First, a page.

It's at the body shop now and they were going to check into a used engine for me, but maybe I'd be better off with a Hyundai dealer?

Thanks again. Not looking like much of a happy thanksgiving so far.
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#6 Old 11-21-2011, 11:24 PM
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revmup
Timing Belt?

I would not let a body shop do an engine change like this. There are exceptions to this, but a body shop is not normally equipped with the tools, personel, or knowledge to do this. Like I said, there are exceptions, but not many. Every single bolt on a front drive car related to the engine in general is different. No two bolts are the same, nor do they serve the same purpose. Are they ALL going back in the same place? Think about it. There are hundreds possibly involved in this situation. A dealer might not be the answer either. Some of them can be good, but get a price first. Their labor rate might be excessive. Find a GOOD independant shop. Ask around, do your homework FIRST NOT AFTER THE JOB IS DONE! The cheapest price might also be the worst job. You get what you pay for. Then again not. It's a shell game. DO YOUR RESEARCH!
Gates makes the timing belts for Hyundai. As for the engine, I would only install what you have. There could be too many minute differences that could trip you up converting to a 2.7

Last edited by revmup; 11-21-2011 at 11:27 PM.
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#7 Old 11-22-2011, 12:38 AM
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santa06 is an unknown quantity at this point
The 3.5 has the five speed tranny , not aware of any 2.7 being used with it. Might be able to get adapter plate etc , by why bother.

Kia uses the 3.5 in quite a few of their vehicles, as someone said there should be lots around, LKQ wreckers look up. Although Gates makes belts, my OEM belt said made in Korea by Dayco.
Aftermarket in easy to get at locations is okay; timing belt doesn't follow in that category. I got to replace an Elantra water pump a second time in 40k miles by saving $25 with an aftermarket reman unit.

I agree with getting a firm written install price right up front. Body shop changing engine might be better than local mini lube ; if they are reputable. Dealer as stated would likely be way too expensive. Replacing engine time won't be much longer than changing out the belt IMO ; and I changed my 3.5 Sante Fe timing belt in my garage (and have worked on cars for 25 years).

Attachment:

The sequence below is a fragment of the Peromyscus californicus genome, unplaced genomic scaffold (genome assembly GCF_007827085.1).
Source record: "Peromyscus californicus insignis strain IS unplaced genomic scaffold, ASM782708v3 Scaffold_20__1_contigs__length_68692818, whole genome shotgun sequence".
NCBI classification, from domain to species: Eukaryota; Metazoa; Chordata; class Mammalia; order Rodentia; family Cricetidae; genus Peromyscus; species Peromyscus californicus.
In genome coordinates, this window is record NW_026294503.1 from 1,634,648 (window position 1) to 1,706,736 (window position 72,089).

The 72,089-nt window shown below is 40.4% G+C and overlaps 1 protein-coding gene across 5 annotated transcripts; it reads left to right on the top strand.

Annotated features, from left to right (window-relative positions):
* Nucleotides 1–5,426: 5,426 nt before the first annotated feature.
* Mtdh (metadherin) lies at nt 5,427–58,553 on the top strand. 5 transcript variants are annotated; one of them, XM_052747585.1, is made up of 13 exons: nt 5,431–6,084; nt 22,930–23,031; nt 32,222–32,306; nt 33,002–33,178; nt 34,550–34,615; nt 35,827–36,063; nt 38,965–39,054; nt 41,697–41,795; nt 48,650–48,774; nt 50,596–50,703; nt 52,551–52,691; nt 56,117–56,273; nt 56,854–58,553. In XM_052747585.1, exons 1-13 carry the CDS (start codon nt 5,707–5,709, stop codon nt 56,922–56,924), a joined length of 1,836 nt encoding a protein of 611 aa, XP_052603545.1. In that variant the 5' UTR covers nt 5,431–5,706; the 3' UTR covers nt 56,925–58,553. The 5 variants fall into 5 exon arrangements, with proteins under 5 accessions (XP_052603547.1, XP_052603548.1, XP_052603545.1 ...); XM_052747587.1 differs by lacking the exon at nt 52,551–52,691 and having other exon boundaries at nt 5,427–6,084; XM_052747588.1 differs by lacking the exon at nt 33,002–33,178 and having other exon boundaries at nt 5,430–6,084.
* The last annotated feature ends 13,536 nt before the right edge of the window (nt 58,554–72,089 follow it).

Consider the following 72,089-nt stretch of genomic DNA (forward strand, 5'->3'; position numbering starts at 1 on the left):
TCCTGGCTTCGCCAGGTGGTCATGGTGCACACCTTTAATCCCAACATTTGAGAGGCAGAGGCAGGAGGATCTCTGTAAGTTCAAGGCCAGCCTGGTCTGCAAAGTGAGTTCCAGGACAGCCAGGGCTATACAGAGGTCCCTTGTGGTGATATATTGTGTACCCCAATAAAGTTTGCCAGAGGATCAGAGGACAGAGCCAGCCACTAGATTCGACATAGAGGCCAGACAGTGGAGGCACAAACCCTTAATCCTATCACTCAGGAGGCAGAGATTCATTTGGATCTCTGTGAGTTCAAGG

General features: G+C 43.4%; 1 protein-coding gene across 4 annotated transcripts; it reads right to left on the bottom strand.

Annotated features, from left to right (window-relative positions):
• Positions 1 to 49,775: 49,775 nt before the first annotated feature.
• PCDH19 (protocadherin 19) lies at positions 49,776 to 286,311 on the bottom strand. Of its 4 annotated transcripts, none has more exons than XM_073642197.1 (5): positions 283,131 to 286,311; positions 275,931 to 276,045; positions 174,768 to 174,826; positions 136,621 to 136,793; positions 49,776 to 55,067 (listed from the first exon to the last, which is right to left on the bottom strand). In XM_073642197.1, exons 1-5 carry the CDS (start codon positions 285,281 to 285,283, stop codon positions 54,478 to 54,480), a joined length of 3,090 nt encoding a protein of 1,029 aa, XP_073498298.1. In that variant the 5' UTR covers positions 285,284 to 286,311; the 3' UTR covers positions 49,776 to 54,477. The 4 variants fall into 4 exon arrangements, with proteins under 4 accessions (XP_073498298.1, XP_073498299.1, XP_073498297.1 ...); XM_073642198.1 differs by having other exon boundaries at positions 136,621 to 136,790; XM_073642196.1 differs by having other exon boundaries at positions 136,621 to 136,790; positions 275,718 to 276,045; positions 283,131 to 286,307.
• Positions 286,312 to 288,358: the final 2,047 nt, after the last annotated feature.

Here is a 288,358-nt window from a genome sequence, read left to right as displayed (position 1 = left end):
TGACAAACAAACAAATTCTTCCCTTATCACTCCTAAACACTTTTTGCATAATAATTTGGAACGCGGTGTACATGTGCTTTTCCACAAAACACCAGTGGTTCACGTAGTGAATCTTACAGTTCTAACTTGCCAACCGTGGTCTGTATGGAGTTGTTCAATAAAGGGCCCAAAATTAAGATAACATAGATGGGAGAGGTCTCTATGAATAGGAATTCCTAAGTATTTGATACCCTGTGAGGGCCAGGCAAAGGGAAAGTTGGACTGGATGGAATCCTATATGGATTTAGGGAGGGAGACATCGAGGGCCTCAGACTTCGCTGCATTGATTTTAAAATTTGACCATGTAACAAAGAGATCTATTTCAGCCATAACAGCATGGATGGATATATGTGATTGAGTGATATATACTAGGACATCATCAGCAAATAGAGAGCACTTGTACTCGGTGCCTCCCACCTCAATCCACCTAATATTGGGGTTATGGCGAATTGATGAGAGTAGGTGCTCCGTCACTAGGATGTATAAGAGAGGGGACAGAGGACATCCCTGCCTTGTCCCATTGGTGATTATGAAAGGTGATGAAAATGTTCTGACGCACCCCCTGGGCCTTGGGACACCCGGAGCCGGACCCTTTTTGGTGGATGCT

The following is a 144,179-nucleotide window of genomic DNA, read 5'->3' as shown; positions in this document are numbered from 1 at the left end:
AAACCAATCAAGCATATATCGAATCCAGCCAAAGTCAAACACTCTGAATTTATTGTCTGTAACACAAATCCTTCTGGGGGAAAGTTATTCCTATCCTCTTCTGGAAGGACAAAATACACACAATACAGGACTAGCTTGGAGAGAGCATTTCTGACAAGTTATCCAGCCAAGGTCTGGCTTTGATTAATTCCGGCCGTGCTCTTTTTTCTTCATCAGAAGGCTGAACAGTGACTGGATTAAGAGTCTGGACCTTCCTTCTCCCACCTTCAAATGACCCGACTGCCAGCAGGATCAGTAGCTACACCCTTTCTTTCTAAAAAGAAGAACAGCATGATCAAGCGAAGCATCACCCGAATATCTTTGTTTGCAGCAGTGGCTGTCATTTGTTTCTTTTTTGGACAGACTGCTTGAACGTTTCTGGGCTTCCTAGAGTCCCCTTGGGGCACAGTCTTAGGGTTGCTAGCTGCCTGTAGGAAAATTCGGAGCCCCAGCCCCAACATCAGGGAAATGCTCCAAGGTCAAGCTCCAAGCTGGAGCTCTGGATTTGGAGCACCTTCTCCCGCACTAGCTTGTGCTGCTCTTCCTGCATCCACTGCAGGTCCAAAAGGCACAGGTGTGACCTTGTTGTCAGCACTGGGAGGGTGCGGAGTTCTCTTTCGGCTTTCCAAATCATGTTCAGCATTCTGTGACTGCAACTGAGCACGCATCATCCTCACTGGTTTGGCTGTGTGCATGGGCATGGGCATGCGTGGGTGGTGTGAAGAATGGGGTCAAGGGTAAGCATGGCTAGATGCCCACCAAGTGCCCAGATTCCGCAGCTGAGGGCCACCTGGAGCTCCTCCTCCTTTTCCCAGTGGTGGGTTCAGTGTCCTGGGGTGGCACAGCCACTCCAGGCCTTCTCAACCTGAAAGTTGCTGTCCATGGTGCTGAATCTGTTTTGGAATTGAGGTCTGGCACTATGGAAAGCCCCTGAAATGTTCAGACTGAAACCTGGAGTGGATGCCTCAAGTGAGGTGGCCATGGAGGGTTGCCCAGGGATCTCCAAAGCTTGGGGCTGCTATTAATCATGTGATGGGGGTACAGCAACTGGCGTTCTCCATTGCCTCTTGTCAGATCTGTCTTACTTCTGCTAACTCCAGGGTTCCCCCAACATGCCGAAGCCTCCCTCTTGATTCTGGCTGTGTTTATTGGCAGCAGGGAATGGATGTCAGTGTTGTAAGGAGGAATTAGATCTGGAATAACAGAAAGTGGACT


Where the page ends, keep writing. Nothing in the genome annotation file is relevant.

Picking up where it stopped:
Another reason to stay with 3.5 is ECM car computer issues; different sensors etc can turn engine swaps into a big pain in the ass on newer cars IMO.

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#8 Old 11-22-2011, 11:55 PM
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lovemysantafe is an unknown quantity at this point
The 3.5 liter is a bit of female dog to work on if you catch my drift and I'd say it's a job best left to a professional mechanic, not a body shop. But I can guarantee you with 99.99% certainty your engine is done for as all Hyundai engines are interference engines, there's catastrophic damage to the valves and all related components there. Find a good donor engine and call it good...looking at swapping out other engines and transmissions is just going to add to your trouble and frustration, not relieve it.

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#9 Old 11-25-2011, 02:05 PM
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So no chance I could just get by with heads? The rods are for sure bent? If I had someone put in a used engine what am I looking at, $4-5K? Body is in good shape, but it seems risky to put in a used engine that might not have been well maintained vs trying to cut my losses. I'm broke and desperate so there really is no good option and I can't afford to get this wrong.

Is it usual for the metal gear to have broken in pieces when the timing belt broke?

Thanks
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#10 Old 11-25-2011, 08:07 PM
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jsinton is an unknown quantity at this point
No way to tell how much damage you got without putting on a new belt and turning by hand. If it all feels okay, you can try a compression test. Sometimes you get lucky, but you said a "metal gear is shattered"... doesn't sound good.

Used motors are expensive for that car. They want as much as $1800 for a really good one. You can probably get it installed for $500 or so.

If it was my car, I'd probably just accept the loss, and get another junk car. It would be a lot cheaper for me.